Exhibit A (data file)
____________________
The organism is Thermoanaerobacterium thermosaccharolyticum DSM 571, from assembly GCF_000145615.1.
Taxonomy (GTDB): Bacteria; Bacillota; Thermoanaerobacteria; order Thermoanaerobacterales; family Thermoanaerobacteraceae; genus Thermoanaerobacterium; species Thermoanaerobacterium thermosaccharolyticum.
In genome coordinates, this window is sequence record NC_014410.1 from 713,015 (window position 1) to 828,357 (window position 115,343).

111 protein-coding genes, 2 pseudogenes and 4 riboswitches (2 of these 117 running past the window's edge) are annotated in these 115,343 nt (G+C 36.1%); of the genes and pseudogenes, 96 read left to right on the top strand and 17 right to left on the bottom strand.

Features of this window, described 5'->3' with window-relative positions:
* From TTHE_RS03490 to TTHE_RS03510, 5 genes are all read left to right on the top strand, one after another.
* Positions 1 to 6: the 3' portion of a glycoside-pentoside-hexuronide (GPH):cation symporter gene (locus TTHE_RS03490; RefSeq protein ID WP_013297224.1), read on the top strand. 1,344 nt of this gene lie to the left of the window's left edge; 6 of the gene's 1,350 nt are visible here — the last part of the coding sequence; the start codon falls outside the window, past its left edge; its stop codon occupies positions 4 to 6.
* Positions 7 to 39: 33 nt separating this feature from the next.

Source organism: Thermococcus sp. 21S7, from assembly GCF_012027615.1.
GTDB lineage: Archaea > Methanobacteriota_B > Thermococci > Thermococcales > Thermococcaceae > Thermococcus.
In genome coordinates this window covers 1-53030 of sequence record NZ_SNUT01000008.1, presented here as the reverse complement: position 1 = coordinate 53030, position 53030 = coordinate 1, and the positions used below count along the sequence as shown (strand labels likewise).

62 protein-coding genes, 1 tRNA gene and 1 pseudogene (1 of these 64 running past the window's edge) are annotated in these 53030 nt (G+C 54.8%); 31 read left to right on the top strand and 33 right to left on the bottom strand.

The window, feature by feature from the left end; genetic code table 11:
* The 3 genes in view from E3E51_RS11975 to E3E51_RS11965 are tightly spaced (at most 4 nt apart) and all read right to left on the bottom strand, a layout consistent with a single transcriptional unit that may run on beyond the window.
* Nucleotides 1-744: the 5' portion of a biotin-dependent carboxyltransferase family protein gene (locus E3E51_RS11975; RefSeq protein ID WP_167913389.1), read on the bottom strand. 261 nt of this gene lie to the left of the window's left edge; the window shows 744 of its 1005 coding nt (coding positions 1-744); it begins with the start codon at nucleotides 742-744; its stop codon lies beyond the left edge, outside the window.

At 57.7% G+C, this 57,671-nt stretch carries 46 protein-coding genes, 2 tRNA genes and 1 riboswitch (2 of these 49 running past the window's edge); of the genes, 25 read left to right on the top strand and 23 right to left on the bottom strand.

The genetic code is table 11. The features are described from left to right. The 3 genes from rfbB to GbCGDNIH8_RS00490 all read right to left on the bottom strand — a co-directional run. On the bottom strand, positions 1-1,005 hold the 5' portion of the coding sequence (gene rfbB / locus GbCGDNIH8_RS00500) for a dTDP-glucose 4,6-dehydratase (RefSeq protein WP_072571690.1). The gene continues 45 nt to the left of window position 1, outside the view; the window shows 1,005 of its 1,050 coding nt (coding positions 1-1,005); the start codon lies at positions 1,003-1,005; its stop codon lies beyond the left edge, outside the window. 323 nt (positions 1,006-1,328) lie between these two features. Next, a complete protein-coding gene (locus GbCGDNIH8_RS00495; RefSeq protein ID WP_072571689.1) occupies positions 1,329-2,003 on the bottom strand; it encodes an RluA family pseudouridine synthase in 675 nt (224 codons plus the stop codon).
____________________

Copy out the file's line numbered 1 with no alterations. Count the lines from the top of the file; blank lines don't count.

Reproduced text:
The organism is Thermoanaerobacterium thermosaccharolyticum DSM 571, from assembly GCF_000145615.1.